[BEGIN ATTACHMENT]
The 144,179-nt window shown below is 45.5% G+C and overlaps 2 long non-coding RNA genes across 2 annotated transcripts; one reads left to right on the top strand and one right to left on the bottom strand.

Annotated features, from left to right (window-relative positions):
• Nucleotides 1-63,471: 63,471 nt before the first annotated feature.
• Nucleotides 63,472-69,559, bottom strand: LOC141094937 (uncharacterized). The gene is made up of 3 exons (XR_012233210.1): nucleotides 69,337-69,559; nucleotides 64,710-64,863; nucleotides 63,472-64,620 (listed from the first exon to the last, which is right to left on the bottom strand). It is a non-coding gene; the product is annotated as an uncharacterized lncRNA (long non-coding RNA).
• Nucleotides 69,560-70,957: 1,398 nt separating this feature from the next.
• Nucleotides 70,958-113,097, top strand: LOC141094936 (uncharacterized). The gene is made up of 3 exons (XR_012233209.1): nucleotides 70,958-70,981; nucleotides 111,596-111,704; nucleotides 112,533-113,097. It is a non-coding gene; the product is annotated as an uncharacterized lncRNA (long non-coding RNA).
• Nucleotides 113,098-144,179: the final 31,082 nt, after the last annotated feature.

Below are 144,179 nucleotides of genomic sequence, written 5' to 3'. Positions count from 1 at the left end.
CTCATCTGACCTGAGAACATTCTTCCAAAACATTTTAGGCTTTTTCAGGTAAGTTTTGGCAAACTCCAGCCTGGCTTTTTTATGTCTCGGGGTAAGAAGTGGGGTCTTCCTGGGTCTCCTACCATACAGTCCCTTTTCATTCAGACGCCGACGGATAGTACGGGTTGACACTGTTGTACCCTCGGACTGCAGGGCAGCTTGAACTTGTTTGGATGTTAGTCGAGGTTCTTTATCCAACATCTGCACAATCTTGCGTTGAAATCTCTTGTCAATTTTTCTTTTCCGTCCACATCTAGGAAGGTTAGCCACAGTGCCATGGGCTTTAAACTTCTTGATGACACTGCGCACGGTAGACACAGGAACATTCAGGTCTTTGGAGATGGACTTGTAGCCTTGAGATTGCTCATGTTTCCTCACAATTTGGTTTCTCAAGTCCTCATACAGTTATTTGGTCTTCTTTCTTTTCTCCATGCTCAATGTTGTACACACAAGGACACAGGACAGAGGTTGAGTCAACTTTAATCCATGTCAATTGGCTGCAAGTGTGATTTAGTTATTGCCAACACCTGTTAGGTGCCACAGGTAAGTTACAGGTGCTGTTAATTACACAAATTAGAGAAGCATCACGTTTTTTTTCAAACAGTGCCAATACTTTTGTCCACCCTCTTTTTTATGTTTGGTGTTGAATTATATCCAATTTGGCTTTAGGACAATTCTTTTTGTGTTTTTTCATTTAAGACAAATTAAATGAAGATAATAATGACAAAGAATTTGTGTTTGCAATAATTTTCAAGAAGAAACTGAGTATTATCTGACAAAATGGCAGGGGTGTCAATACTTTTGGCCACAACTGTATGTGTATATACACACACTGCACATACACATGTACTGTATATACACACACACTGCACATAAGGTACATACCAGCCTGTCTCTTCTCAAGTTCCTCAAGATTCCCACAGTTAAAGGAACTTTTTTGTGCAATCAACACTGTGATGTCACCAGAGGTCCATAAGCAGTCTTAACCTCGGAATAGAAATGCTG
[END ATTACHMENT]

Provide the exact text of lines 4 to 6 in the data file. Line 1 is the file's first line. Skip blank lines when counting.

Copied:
• Nucleotides 63,472-69,559, bottom strand: LOC141094937 (uncharacterized). The gene is made up of 3 exons (XR_012233210.1): nucleotides 69,337-69,559; nucleotides 64,710-64,863; nucleotides 63,472-64,620 (listed from the first exon to the last, which is right to left on the bottom strand). It is a non-coding gene; the product is annotated as an uncharacterized lncRNA (long non-coding RNA).
• Nucleotides 69,560-70,957: 1,398 nt separating this feature from the next.
• Nucleotides 70,958-113,097, top strand: LOC141094936 (uncharacterized). The gene is made up of 3 exons (XR_012233209.1): nucleotides 70,958-70,981; nucleotides 111,596-111,704; nucleotides 112,533-113,097. It is a non-coding gene; the product is annotated as an uncharacterized lncRNA (long non-coding RNA).